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Changes in ground-level ozone were significantly associated with an increase in deaths in many U.S. cities, according to a nationwide study conducted by researchers at the Johns Hopkins Bloomberg School of Public Health and the Yale University School of Forestry and Environmental Studies. The risk of death was similar for adults of all ages and slightly higher for people with respiratory or cardiovascular problems. The increase in deaths occurred at ozone levels below the Environmental Protection Agency (EPA) clean air standards. The study appears in the November 17, 2004, edition of the Journal of the American Medical Association (JAMA).
Ground-level ozone is a pollutant in the earth's lower atmosphere that is formed when emissions from cars, power plants and other sources react chemically to sunlight. Stratospheric ozone, which is higher in the atmosphere, is the ozone layer that protects the Earth from ultraviolet radiation.
This is one of the largest ozone pollution studies ever conducted, said lead author Michelle Bell, PhD, who was previously with the Bloomberg School of Public Health and is now an assistant professor at the Yale School of Forestry and Environmental Studies.
The ozone study was part of the ongoing National Morbidity Mortality and Air Pollution Study (NMMAPS) at the Bloomberg School of Public Health, which routinely assesses health effects of air pollution on a national scale. To determine the association between ozone and mortality, the researchers looked at the total number of non-injury-related deaths and cardiovascular and respiratory mortality in the 95 largest U.S. communities from 1987 to 2000. Air pollution data were supplied by the EPA. Mortality data were supplied by the National Center of Health Statistics. The researchers accounted for variables such as weather, particulate matter pollution and seasonality, which could impact mortality rates.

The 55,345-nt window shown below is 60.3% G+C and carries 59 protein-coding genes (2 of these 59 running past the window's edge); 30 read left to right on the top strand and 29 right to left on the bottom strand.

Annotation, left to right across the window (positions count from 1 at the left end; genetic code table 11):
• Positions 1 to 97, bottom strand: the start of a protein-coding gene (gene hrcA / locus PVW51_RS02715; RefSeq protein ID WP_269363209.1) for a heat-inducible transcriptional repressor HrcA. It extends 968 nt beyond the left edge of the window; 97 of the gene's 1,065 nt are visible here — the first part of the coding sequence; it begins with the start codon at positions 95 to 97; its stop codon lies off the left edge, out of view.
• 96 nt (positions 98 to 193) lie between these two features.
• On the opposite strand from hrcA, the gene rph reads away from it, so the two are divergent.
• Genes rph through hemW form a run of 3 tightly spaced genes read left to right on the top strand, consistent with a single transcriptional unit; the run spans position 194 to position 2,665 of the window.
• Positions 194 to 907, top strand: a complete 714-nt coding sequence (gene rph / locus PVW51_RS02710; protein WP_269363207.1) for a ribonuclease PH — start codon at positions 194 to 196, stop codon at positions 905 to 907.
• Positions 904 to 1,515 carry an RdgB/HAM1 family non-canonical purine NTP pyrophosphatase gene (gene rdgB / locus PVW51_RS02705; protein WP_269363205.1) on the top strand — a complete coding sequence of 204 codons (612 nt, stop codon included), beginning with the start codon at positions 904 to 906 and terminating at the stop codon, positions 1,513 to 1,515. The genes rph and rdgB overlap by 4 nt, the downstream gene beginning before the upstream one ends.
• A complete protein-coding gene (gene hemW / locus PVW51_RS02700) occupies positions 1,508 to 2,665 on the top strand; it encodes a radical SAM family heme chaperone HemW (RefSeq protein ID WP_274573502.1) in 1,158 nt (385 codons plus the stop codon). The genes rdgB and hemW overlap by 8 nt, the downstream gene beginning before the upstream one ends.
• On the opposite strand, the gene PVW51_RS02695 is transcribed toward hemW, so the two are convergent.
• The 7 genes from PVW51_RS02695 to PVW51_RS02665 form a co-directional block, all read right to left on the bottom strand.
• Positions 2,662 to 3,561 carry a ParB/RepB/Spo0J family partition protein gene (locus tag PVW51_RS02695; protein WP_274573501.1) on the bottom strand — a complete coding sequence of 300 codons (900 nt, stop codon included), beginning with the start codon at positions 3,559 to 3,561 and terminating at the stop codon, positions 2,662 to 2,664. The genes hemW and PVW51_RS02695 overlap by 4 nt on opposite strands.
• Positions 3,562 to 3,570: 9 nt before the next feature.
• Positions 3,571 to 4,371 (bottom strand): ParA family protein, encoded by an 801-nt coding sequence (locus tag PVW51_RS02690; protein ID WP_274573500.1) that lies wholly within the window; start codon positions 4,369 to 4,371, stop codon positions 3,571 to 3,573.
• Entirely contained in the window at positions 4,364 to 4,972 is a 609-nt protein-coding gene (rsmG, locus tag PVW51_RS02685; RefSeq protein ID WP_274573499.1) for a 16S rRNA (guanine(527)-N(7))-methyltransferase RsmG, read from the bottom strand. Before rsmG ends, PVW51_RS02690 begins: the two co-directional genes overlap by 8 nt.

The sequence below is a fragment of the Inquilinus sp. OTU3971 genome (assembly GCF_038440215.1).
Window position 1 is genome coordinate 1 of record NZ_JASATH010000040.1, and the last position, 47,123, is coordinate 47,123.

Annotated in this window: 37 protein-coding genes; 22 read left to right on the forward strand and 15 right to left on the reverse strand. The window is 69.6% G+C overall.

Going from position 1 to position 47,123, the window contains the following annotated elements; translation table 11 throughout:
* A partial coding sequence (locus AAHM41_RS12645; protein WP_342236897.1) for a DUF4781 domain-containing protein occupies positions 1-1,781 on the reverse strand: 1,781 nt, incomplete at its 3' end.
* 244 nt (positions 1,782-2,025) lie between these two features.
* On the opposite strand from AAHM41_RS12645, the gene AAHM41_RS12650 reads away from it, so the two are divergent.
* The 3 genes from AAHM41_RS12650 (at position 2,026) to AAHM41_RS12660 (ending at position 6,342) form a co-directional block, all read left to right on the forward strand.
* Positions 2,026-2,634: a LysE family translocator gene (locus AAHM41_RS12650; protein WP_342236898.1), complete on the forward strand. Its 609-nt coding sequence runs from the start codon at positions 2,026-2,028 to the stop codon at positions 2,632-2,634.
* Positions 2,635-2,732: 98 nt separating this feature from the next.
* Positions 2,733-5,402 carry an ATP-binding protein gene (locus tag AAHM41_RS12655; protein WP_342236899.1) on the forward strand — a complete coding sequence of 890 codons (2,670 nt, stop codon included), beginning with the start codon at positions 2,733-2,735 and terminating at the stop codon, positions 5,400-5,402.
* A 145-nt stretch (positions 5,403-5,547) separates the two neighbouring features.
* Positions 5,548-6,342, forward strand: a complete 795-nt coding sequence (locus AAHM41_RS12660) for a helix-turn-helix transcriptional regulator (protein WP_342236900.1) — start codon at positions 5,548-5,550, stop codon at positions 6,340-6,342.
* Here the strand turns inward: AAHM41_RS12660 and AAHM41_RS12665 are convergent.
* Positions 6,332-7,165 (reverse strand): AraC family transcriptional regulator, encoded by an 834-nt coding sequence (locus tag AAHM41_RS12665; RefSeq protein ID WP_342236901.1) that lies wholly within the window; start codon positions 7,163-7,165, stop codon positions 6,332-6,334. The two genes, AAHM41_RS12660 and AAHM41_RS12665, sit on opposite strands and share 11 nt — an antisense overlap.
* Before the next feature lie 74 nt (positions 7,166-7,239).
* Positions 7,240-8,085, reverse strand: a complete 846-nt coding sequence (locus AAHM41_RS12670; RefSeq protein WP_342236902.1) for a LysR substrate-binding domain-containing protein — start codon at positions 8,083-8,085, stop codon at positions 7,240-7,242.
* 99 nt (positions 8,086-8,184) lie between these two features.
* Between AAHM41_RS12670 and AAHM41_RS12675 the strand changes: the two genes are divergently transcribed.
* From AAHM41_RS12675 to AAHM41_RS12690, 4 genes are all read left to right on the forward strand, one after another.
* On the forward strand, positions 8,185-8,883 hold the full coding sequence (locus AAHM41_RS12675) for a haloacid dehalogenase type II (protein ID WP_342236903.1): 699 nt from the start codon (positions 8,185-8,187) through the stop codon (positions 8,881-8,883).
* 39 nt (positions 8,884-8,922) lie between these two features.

The researchers found that an increase of 10 parts per billion (ppb) in weekly ozone levels was associated with a 0.52 percent daily increase in deaths the following week. The rate of daily cardiovascular and respiratory deaths increased 0.64 percent with each 10 ppb increase of weekly ozone. The average daily ozone level for the cities surveyed was 26 ppb. The EPAs maximum for ground-level ozone over an eight-hour period is 80 ppb. The researchers calculated that a 10 ppb reduction in daily ozone, which is roughly 35 percent of the average daily ozone level, could save nearly 4,000 lives throughout the 95 urban communities included in the study.
Our study shows that ground-level ozone is a national problem, which is not limited to a small number of cities or one region. Everyone needs to be aware of the potential health risks of ozone pollution, said Francesca Dominici, PhD, senior author of the study and associate professor in the department of biostatistics at the Bloomberg School of Public Health.
The data and statistical models used to complete the study are available on the Health and Air Pollution Surveillance System website at www.ihapss.jhsph.edu. The site is maintained by the Johns Hopkins Bloomberg School of Public Health and sponsored by the Health Effects Institute.
Ozone and Short-Term Mortality in 95 U.S. Urban Communities, 1987-2000 was written by Michelle L. Bell, PhD; Aidan McDermott, PhD; Scott L. Zeger, PhD; Jonathan M. Samet, MD; and Francesca Dominici, PhD.
Funding was provided by grants from the U.S. Environmental Protection Agency, the National Institutes for Environmental Health Sciences, NIEHS Center for Urban Environmental Health and the Health Effects Institute.
Source: Johns Hopkins Bloomberg School of Public Health